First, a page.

Battle of Arausio summary
The Battle of Arausio took place on October 6, 105 BC, at a site between the town of Arausio (modern day Orange, Vaucluse) and the Rhône River. Ranged against the migratory tribes of the Cimbri under Boiorix and the Teutoni were two Roman armies, commanded by the proconsul Quintus Servilius Caepio and consul Gnaeus Mallius Maximus. However, bitter differences between the commanders prevented the Roman armies from cooperating, with devastating results. The terrible defeat gave Gaius Marius the opportunity to come to the fore and radically reform the organization and recruitment of Roman legions. Roman losses are described as being up to 80,000 troops, as well as another 40,000 auxiliary troops (allies) and servants and camp followers — virtually all of their participants in the battle.
- As the consul of the year, Maximus out-ranked Caepio and therefore should by law have been the senior commander of the combined armies. However, because Maximus was a novus homo and therefore lacked the noble background of the Roman aristocracy Caepio refused to serve under him and made camp on the opposite side of the river.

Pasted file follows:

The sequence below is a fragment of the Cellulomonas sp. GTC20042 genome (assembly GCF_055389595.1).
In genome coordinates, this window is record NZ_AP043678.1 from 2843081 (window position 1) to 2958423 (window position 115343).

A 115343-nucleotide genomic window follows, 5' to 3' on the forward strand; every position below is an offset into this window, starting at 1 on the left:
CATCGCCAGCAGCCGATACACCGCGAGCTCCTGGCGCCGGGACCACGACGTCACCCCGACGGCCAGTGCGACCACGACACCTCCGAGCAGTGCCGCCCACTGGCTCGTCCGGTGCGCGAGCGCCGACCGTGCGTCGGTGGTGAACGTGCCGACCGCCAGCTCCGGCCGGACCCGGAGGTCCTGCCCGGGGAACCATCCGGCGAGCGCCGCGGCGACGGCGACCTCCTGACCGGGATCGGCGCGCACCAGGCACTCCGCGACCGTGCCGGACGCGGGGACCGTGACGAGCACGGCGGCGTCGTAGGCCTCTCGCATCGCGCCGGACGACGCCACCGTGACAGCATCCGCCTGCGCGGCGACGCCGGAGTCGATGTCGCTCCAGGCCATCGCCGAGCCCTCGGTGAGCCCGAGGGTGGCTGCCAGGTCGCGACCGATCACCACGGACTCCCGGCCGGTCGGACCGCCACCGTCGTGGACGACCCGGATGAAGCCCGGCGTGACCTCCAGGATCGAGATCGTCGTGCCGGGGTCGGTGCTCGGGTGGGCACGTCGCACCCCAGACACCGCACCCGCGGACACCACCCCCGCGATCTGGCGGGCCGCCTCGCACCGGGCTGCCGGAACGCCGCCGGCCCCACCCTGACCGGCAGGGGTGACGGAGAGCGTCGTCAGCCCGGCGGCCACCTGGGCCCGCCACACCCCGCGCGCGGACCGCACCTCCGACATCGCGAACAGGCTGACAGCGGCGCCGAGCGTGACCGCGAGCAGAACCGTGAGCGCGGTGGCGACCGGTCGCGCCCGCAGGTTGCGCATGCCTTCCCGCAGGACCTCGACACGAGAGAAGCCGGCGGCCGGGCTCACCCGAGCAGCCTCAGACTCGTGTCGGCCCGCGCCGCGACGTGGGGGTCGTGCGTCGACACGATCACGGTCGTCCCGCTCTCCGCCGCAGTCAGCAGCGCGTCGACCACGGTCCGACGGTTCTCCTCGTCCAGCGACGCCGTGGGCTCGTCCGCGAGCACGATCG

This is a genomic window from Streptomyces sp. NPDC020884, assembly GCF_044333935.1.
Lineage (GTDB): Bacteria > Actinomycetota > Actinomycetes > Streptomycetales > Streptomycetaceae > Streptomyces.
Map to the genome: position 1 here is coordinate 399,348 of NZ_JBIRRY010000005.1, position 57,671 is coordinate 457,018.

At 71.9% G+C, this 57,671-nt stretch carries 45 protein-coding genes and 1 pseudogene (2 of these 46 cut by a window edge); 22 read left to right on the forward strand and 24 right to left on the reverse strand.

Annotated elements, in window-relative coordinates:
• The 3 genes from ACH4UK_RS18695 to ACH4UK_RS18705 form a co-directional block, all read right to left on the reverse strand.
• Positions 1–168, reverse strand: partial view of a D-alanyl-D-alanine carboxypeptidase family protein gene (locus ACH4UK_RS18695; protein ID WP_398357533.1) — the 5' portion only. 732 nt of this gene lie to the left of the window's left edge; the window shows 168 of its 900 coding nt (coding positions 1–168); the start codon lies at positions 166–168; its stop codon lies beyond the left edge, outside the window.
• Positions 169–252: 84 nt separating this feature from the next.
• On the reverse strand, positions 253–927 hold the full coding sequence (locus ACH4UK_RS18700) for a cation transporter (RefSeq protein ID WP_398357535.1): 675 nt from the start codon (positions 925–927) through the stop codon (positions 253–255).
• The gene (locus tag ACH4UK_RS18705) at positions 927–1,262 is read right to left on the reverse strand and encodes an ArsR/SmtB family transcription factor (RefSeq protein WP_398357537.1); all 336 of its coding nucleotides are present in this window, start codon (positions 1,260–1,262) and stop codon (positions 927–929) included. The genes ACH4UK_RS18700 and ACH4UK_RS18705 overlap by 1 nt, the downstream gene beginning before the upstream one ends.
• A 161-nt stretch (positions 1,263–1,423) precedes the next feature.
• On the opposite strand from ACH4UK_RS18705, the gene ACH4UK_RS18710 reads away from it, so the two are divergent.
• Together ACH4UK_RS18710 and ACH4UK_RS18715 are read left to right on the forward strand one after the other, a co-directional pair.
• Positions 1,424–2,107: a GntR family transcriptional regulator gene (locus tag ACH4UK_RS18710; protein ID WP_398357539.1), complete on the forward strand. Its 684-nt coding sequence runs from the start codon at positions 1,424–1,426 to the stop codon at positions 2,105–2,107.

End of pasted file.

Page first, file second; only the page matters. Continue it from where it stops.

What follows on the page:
- The initial contact between the two forces occurred when a detached picketing group under the legate Marcus Aurelius Scaurus met an advance party of the Cimbri
- The Roman force was completely overwhelmed and the legate was captured and brought before Boiorix
- Maximus managed to convince Caepio to move his force to the same side of the river, but Caepio still insisted on a different camp, and actually pitched his closer to the enemy
- The sight of two Roman armies gave Boiorix pause for thought, and he entertained negotiations with Maximus. Caepio was presumably motivated into action by the thought that Maximus might be successful in negotiations and claim all the credit for a successful outcome
- Caepio's force was annihilated because of the hasty nature of the assault and the tenacity of Cimbri defence
- The Cimbri were able to ransack Caepio's own camp, which had been left practically undefended
- With a great boost in confidence from an easy victory, the Cimbri then proceeded to destroy the force commanded by Maximus
- Already at a low ebb due to the infighting of the commanders, this Roman force had also witnessed the complete destruction of their colleagues. In other circumstances the army might have fled, but the poor positioning of the camp left them with their backs to the river
- Many tried to escape in that direction, but legionaries of the time were not known for their prowess at swimming, and certainly not when encumbered with armor. Τhe number of Romans who managed to escape were very few